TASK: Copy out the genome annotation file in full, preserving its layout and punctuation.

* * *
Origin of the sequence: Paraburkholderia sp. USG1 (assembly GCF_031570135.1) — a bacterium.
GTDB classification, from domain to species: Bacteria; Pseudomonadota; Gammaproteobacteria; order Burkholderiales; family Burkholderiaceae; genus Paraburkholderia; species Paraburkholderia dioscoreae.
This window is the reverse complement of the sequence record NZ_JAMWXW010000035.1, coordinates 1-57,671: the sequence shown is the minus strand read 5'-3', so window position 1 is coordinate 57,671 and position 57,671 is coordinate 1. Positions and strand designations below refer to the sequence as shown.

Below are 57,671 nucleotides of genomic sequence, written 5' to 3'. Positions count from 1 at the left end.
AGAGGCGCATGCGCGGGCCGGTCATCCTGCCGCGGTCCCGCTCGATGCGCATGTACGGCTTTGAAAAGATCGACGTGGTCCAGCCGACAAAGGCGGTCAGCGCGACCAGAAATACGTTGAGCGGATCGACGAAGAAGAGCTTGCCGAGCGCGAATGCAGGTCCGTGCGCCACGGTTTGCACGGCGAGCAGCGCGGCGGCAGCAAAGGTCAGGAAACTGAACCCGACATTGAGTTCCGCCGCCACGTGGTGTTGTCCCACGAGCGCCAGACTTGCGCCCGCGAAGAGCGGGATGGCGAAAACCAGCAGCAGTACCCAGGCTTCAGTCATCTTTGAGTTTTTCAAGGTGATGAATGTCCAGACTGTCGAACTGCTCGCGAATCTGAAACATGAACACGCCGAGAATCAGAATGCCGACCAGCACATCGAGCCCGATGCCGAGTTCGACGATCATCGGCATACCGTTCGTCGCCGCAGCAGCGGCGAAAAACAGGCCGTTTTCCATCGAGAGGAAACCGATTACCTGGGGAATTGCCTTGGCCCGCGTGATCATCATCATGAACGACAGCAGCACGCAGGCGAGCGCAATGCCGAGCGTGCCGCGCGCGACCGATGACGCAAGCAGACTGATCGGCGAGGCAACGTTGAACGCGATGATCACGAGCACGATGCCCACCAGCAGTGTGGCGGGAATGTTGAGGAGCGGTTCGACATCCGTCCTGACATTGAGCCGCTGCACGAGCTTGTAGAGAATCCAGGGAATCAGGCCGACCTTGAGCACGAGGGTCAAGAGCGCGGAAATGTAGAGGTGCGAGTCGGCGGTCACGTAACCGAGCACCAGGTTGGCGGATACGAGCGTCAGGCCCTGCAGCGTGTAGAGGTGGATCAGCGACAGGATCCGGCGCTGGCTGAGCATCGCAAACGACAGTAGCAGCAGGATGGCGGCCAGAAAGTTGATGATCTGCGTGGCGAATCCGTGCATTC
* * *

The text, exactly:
Origin of the sequence: Paraburkholderia sp. USG1 (assembly GCF_031570135.1) — a bacterium.
GTDB classification, from domain to species: Bacteria; Pseudomonadota; Gammaproteobacteria; order Burkholderiales; family Burkholderiaceae; genus Paraburkholderia; species Paraburkholderia dioscoreae.
This window is the reverse complement of the sequence record NZ_JAMWXW010000035.1, coordinates 1-57,671: the sequence shown is the minus strand read 5'-3', so window position 1 is coordinate 57,671 and position 57,671 is coordinate 1. Positions and strand designations below refer to the sequence as shown.

Below are 57,671 nucleotides of genomic sequence, written 5' to 3'. Positions count from 1 at the left end.
AGAGGCGCATGCGCGGGCCGGTCATCCTGCCGCGGTCCCGCTCGATGCGCATGTACGGCTTTGAAAAGATCGACGTGGTCCAGCCGACAAAGGCGGTCAGCGCGACCAGAAATACGTTGAGCGGATCGACGAAGAAGAGCTTGCCGAGCGCGAATGCAGGTCCGTGCGCCACGGTTTGCACGGCGAGCAGCGCGGCGGCAGCAAAGGTCAGGAAACTGAACCCGACATTGAGTTCCGCCGCCACGTGGTGTTGTCCCACGAGCGCCAGACTTGCGCCCGCGAAGAGCGGGATGGCGAAAACCAGCAGCAGTACCCAGGCTTCAGTCATCTTTGAGTTTTTCAAGGTGATGAATGTCCAGACTGTCGAACTGCTCGCGAATCTGAAACATGAACACGCCGAGAATCAGAATGCCGACCAGCACATCGAGCCCGATGCCGAGTTCGACGATCATCGGCATACCGTTCGTCGCCGCAGCAGCGGCGAAAAACAGGCCGTTTTCCATCGAGAGGAAACCGATTACCTGGGGAATTGCCTTGGCCCGCGTGATCATCATCATGAACGACAGCAGCACGCAGGCGAGCGCAATGCCGAGCGTGCCGCGCGCGACCGATGACGCAAGCAGACTGATCGGCGAGGCAACGTTGAACGCGATGATCACGAGCACGATGCCCACCAGCAGTGTGGCGGGAATGTTGAGGAGCGGTTCGACATCCGTCCTGACATTGAGCCGCTGCACGAGCTTGTAGAGAATCCAGGGAATCAGGCCGACCTTGAGCACGAGGGTCAAGAGCGCGGAAATGTAGAGGTGCGAGTCGGCGGTCACGTAACCGAGCACCAGGTTGGCGGATACGAGCGTCAGGCCCTGCAGCGTGTAGAGGTGGATCAGCGACAGGATCCGGCGCTGGCTGAGCATCGCAAACGACAGTAGCAGCAGGATGGCGGCCAGAAAGTTGATGATCTGCGTGGCGAATCCGTGCATTC